Aftermath of Hurricane Katrina--Pictures, Thoughts and Rants on a Deadly Killer!

These are pictures I've taken out and about in Ocean Springs, MS. No pictures are "borrowed" from the web. I have sent some pics in to the local newspaper via e-mail for publication, but all of these photos were TAKEN BY ME PERSONALLY, unless otherwise noted. I've lived in OS all of my life, and these are the first scenes I captured when I returned from Tallahassee, FL after Fleeing Hurricane Katrina. Come back often, as I have over 70 photos, that need to be uploaded!!!

Sunday, September 11, 2005

Clean-up & Recovery--A Personal Journal from a Friend

I was finally able to speak to my Uncle and cousins in Waveland, MS. THAT town was VERY hard hit. They live off of Jeff Davis Avenue in Waveland. Our family has been crazy with worry over their fate and safety. I was also able to locate another Uncle who lived on Rossetti St. in the Biloxi Point. Imagine my incredible surprise when I ran into him at Rite Aide in Ocean Springs getting a prescription filled. YAY!!!!!!!!!!!!! He was in good spirits even though his house is uninhabitable.

I've been busy helping neighbors and trying to deal with insurance and the likes. I received a journal from one of my friends that her brother kept beginning just after the storm and through helping his parents clean out the remains of their St. Andrews home in Ocean Springs. The St. Andrews area was particullary hard hit. (Seems like I keep saying that a lot!) I got permission to include his journal, so you could get a personal perspective on what the clean-up has been like.


Tuesday August 30, 2005 Day +1 Have finally found time to watch CNN. In tears, devastated, unbelievable. From mild worry about parents and their hurricanes over the past thirty years, to near panic with plans and possible courses of action. Reserved a 15’ truck one way from Santa Fe to Mobile for the Friday before Labor Day weekend. Called airlines to find out about flights back the following Tuesday the 6th. Called 17 year old son Lyle to see if he’d been watching the news and could he commit to going. He was hesitant, school just starting, job just starting, soccer just starting, senior year. Said he wanted to, really. We’d keep in touch and watch the news. Called Dean, oldest friend with a schedule ready for whatever. And he has weapons. Talked to sister Cheryl. She’s on her way. Hope she can stay, she knows the area. We may need a back roads person with Dad and his retired military id. Will try to fill up rental truck with what people may need out there and drive straight through. Need to secure a temporary/ permanent storage for whatever we can salvage. Need to plan to remove wet, potentially moldy items and get to dumps. May need to help secure their St Andrews neighborhood from looters and get house ready for whatever it needs to be. As the first house entering the subdivision it may be needed as some sort of command post or something. Will find out within 48 hours whether plan is feasible and going forward. Will talk to Dad about financing expedition. It all depends on the water going down and access being allowed. When that happens all hell could break loose.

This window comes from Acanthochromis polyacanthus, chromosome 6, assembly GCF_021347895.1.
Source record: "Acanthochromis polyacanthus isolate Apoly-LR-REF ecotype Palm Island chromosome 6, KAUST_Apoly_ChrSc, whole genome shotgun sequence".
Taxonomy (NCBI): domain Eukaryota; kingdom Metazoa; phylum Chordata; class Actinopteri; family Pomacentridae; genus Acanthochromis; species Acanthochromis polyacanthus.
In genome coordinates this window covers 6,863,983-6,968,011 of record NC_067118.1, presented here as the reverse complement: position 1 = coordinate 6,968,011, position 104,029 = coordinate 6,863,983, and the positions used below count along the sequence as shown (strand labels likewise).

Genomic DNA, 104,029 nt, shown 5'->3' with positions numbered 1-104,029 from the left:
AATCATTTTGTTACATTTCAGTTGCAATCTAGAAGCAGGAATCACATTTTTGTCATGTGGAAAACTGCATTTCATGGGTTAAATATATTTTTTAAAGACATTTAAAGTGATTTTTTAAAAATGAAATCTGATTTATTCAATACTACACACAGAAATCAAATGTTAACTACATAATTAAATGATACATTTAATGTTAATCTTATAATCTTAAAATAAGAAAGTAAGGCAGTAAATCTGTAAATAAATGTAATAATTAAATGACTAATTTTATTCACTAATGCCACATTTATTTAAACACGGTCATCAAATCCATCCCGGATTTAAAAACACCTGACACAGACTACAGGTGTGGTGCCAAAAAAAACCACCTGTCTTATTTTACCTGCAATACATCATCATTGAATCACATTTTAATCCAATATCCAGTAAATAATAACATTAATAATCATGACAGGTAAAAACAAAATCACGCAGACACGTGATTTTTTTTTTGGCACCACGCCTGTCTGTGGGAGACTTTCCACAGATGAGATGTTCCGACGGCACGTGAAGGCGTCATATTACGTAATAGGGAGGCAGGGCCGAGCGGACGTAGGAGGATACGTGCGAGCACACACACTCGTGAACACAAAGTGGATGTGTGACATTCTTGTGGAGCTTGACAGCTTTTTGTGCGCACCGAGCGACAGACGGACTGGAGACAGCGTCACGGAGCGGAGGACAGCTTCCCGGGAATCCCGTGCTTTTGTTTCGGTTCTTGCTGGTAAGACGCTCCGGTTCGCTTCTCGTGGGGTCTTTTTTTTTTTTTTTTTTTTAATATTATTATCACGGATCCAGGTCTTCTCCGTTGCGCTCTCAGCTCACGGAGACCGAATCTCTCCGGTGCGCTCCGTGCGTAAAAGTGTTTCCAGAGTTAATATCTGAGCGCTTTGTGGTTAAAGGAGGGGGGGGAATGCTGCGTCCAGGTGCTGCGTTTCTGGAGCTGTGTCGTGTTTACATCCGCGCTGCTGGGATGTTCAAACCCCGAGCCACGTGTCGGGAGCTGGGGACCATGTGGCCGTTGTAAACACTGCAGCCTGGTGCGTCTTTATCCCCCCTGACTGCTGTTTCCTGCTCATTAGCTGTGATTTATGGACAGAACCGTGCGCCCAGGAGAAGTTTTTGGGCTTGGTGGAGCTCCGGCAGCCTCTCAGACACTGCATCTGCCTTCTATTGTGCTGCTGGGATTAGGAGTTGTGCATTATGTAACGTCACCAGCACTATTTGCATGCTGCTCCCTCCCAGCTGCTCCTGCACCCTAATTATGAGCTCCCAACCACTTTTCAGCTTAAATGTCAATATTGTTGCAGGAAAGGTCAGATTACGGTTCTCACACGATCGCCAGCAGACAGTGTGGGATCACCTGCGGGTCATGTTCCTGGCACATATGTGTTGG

Wednesday, August 31, 2005 Day+2 E-mail to Monte Del Sol Charter School: “Carly, I would like to note that Lyle Shanahan will be out of school Friday the 2nd and Tuesday the 6th to be in Ocean Springs, Mississippi helping swamp out his grandparents house and reclaim whatever is salvageable. Many parts of their neighborhood have been leveled to the slabs, but Lyle's family's house only suffered six feet of nasty, muddy water, windows and doors still intact. The water receded relatively quickly and the one road into the subdivision is open through the bayou. The house is less than a mile from the Gulf Coast shoreline but in a relatively high spot amidst swamps and low land. Lyle and I will help sift through over thirty years of personal effects and then tear out wet carpet, drywall, insulation and anything else soft and wet. The humidity, heat, mold, and toxins will be unbelievable. Grandpa's '80 TR7 has somehow got to be saved. Family is fine and safe at an Aunt's house East of Mobile, Alabama with power and water. We fly in to Pensacola. Lyle will be taking camera gear, but lots of film would be very useful. I know it's short notice, but 35mm color and black & white film would be much appreciated. We will also both keep journals and hope to share the images and experiences with others. Thank you for your thoughts for the truly unfortunate and devastated families on the Gulf Coast.” Kim ********, Lyle's dad.

Thursday, September 1, 2005 Day+3
Scrambling around changing plans. Parents have seen the house and wanted to know how fast we could get there. Make reservations for Lyle and myself for round trip to Pensacola. Manage to reserve a rental pick-up truck. Trip to camera store for film for Lyle. Trip to Home Depot for tools and supplies. Pry bars, hammers, drywall saws, masks, gloves, flashlights, batteries, tarps, utility knives. Sister Cheryl is bringing rubber boots, hand sanitizer, heavy-duty trash bags, paper towels. Sister Kelli is on her way as well. Completely unable to concentrate on issues at work or to study Planning Commission packet for tonight’s scheduled meeting. Go to meeting and asked to be excused to pack and get ready for 6:00 am flight out of Albuquerque. Fellow commissioners understand and offer their best wishes and prayers for the family. I note that family is doing OK but that Gulf Coast could use all the prayers it can get.